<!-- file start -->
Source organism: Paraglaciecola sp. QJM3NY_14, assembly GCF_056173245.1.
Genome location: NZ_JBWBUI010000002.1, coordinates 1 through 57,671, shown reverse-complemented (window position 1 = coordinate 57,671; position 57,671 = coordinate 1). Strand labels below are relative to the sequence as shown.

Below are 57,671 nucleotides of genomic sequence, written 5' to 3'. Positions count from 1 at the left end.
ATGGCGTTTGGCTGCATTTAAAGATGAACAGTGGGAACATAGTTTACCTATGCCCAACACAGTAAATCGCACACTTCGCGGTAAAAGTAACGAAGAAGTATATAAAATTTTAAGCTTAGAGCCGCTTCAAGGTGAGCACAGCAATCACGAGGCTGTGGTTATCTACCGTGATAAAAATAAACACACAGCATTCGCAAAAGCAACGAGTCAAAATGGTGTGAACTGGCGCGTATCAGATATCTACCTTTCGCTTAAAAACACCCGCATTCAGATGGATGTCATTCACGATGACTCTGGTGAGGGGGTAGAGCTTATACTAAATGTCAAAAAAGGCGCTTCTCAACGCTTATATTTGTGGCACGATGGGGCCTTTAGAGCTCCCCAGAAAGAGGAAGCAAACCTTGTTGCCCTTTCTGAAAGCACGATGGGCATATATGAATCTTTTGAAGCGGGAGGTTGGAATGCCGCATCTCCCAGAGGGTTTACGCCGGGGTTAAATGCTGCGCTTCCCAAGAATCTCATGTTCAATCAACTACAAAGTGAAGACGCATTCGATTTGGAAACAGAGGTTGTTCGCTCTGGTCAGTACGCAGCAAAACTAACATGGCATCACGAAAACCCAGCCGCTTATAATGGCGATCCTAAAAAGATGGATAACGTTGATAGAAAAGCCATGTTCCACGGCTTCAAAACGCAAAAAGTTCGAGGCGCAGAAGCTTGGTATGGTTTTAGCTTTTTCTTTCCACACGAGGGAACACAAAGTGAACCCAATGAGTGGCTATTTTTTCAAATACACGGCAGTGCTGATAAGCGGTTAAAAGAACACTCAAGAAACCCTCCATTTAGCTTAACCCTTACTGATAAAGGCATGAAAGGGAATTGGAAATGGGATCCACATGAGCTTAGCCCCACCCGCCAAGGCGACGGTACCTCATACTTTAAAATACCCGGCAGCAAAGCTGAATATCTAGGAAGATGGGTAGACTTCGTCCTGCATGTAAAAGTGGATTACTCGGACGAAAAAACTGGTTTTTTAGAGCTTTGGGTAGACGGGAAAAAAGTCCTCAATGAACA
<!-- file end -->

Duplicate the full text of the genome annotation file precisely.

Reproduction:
Source organism: Paraglaciecola sp. QJM3NY_14, assembly GCF_056173245.1.
Genome location: NZ_JBWBUI010000002.1, coordinates 1 through 57,671, shown reverse-complemented (window position 1 = coordinate 57,671; position 57,671 = coordinate 1). Strand labels below are relative to the sequence as shown.

Below are 57,671 nucleotides of genomic sequence, written 5' to 3'. Positions count from 1 at the left end.
ATGGCGTTTGGCTGCATTTAAAGATGAACAGTGGGAACATAGTTTACCTATGCCCAACACAGTAAATCGCACACTTCGCGGTAAAAGTAACGAAGAAGTATATAAAATTTTAAGCTTAGAGCCGCTTCAAGGTGAGCACAGCAATCACGAGGCTGTGGTTATCTACCGTGATAAAAATAAACACACAGCATTCGCAAAAGCAACGAGTCAAAATGGTGTGAACTGGCGCGTATCAGATATCTACCTTTCGCTTAAAAACACCCGCATTCAGATGGATGTCATTCACGATGACTCTGGTGAGGGGGTAGAGCTTATACTAAATGTCAAAAAAGGCGCTTCTCAACGCTTATATTTGTGGCACGATGGGGCCTTTAGAGCTCCCCAGAAAGAGGAAGCAAACCTTGTTGCCCTTTCTGAAAGCACGATGGGCATATATGAATCTTTTGAAGCGGGAGGTTGGAATGCCGCATCTCCCAGAGGGTTTACGCCGGGGTTAAATGCTGCGCTTCCCAAGAATCTCATGTTCAATCAACTACAAAGTGAAGACGCATTCGATTTGGAAACAGAGGTTGTTCGCTCTGGTCAGTACGCAGCAAAACTAACATGGCATCACGAAAACCCAGCCGCTTATAATGGCGATCCTAAAAAGATGGATAACGTTGATAGAAAAGCCATGTTCCACGGCTTCAAAACGCAAAAAGTTCGAGGCGCAGAAGCTTGGTATGGTTTTAGCTTTTTCTTTCCACACGAGGGAACACAAAGTGAACCCAATGAGTGGCTATTTTTTCAAATACACGGCAGTGCTGATAAGCGGTTAAAAGAACACTCAAGAAACCCTCCATTTAGCTTAACCCTTACTGATAAAGGCATGAAAGGGAATTGGAAATGGGATCCACATGAGCTTAGCCCCACCCGCCAAGGCGACGGTACCTCATACTTTAAAATACCCGGCAGCAAAGCTGAATATCTAGGAAGATGGGTAGACTTCGTCCTGCATGTAAAAGTGGATTACTCGGACGAAAAAACTGGTTTTTTAGAGCTTTGGGTAGACGGGAAAAAAGTCCTCAATGAACA